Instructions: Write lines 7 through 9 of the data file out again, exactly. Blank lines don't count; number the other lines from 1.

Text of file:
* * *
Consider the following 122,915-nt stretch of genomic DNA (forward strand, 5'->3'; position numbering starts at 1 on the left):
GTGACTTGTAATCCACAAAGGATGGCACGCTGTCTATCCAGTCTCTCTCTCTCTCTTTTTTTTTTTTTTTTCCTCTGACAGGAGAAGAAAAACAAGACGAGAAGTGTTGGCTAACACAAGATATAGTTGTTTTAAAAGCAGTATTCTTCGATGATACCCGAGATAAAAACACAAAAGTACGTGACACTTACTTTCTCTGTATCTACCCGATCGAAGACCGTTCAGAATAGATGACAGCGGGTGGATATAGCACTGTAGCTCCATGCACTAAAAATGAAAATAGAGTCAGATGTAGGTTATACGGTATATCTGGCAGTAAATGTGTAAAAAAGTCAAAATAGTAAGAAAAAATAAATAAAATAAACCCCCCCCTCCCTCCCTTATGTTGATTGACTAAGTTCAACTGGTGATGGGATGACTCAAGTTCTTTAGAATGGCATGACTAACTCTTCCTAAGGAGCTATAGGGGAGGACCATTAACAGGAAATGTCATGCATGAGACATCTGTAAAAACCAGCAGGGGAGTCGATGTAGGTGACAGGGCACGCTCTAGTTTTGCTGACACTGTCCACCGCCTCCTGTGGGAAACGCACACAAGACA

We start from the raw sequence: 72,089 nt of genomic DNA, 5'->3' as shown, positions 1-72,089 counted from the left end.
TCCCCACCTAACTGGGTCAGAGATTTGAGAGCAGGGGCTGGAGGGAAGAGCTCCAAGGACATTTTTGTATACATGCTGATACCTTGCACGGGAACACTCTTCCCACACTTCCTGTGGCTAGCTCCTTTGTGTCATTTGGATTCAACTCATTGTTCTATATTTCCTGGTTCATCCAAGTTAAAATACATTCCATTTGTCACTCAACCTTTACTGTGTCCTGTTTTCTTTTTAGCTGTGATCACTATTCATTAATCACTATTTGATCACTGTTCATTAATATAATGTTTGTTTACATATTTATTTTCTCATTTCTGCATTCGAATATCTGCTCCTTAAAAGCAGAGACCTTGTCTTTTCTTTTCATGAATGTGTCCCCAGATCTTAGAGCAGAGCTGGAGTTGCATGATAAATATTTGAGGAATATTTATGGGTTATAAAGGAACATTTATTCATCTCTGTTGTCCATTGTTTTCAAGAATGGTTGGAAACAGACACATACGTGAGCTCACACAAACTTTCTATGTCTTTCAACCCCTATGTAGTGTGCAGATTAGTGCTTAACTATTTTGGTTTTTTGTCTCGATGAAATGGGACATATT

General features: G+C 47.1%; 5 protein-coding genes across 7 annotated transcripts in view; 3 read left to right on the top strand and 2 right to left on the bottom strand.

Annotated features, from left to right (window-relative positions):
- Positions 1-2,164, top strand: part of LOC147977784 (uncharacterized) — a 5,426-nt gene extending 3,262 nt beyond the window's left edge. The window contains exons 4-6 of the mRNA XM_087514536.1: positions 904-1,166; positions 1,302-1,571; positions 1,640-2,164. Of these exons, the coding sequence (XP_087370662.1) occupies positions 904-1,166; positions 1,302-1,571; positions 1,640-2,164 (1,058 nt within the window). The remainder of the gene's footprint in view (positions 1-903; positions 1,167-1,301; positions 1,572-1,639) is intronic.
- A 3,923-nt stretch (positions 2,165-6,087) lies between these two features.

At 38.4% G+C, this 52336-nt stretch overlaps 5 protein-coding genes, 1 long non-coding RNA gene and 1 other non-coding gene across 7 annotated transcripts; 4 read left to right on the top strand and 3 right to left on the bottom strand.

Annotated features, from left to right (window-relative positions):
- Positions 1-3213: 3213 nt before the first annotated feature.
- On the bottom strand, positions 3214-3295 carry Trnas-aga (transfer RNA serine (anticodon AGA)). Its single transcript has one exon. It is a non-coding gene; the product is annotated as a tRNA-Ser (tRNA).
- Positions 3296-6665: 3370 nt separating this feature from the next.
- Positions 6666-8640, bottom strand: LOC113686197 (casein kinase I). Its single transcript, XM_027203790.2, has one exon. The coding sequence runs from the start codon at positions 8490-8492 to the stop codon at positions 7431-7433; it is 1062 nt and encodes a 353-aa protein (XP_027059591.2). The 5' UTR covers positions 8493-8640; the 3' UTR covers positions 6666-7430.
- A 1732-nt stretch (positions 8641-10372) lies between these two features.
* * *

- Positions 1-2,164, top strand: part of LOC147977784 (uncharacterized) — a 5,426-nt gene extending 3,262 nt beyond the window's left edge. The window contains exons 4-6 of the mRNA XM_087514536.1: positions 904-1,166; positions 1,302-1,571; positions 1,640-2,164. Of these exons, the coding sequence (XP_087370662.1) occupies positions 904-1,166; positions 1,302-1,571; positions 1,640-2,164 (1,058 nt within the window). The remainder of the gene's footprint in view (positions 1-903; positions 1,167-1,301; positions 1,572-1,639) is intronic.
- A 3,923-nt stretch (positions 2,165-6,087) lies between these two features.

At 38.4% G+C, this 52336-nt stretch overlaps 5 protein-coding genes, 1 long non-coding RNA gene and 1 other non-coding gene across 7 annotated transcripts; 4 read left to right on the top strand and 3 right to left on the bottom strand.